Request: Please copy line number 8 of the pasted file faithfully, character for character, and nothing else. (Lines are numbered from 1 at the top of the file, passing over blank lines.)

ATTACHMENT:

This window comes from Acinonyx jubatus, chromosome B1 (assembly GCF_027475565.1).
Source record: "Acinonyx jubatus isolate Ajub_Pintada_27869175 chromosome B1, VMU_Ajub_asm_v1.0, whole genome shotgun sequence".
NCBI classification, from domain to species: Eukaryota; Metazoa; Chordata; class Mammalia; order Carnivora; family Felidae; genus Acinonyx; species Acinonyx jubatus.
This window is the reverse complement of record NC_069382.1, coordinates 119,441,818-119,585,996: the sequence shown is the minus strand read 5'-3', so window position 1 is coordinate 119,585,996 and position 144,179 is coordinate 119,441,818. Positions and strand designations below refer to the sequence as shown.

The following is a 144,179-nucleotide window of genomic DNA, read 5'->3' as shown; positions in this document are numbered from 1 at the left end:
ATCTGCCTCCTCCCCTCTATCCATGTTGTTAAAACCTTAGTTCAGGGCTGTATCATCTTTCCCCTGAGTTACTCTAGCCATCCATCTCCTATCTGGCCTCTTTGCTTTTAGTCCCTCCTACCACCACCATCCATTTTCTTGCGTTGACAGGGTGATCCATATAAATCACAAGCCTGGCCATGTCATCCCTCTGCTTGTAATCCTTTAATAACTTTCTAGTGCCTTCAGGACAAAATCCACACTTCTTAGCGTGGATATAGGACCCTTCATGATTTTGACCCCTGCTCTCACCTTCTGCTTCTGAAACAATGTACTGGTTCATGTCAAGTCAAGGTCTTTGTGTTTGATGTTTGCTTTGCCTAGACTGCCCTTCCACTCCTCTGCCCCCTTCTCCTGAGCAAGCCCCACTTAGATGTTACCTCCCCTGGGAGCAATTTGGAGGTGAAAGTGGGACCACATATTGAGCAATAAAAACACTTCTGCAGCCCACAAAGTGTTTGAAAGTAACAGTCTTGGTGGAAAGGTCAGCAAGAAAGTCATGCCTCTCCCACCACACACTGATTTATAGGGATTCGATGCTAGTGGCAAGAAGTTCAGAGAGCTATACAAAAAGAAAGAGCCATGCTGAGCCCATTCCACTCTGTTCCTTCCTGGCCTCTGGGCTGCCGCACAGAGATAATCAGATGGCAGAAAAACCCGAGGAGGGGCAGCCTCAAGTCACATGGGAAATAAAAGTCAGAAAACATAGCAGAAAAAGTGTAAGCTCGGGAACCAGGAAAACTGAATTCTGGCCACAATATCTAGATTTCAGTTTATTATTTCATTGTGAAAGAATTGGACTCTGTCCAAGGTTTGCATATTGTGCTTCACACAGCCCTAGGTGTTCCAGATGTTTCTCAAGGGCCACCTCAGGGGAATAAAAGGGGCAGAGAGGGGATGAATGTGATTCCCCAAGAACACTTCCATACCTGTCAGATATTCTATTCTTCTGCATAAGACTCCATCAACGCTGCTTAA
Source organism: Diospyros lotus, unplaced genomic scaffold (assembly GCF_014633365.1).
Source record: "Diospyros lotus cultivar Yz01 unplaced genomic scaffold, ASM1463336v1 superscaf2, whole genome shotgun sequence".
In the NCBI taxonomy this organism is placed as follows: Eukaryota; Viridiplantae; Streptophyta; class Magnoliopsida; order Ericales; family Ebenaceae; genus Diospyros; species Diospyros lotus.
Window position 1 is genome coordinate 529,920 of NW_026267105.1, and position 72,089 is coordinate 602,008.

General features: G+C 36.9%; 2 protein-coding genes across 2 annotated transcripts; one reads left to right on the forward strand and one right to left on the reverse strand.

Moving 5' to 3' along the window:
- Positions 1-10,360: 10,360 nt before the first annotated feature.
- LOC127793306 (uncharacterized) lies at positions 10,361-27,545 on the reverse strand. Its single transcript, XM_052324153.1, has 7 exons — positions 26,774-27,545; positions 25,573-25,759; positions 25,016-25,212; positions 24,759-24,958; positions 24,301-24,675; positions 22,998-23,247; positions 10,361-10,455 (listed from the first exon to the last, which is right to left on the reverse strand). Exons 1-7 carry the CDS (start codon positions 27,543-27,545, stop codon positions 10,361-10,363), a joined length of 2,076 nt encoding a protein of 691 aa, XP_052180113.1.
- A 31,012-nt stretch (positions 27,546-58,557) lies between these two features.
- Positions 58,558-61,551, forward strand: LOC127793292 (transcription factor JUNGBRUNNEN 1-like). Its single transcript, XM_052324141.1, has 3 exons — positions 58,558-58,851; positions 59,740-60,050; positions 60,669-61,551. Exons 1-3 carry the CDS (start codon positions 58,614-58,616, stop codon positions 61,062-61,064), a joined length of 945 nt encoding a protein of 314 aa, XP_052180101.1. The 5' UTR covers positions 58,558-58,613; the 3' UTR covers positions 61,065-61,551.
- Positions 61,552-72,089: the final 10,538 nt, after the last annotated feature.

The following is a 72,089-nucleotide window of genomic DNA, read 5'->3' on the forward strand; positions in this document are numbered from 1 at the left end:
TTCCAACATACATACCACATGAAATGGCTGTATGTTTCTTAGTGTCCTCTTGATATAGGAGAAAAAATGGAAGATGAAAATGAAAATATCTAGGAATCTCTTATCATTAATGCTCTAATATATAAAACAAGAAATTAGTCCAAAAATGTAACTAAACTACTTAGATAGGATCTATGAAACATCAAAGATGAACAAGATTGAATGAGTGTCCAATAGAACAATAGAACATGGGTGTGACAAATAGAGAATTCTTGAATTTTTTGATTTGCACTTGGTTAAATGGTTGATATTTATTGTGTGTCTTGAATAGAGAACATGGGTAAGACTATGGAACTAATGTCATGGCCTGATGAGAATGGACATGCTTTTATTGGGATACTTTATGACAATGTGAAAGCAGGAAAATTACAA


Source record: "Diospyros lotus cultivar Yz01 unplaced genomic scaffold, ASM1463336v1 superscaf2, whole genome shotgun sequence".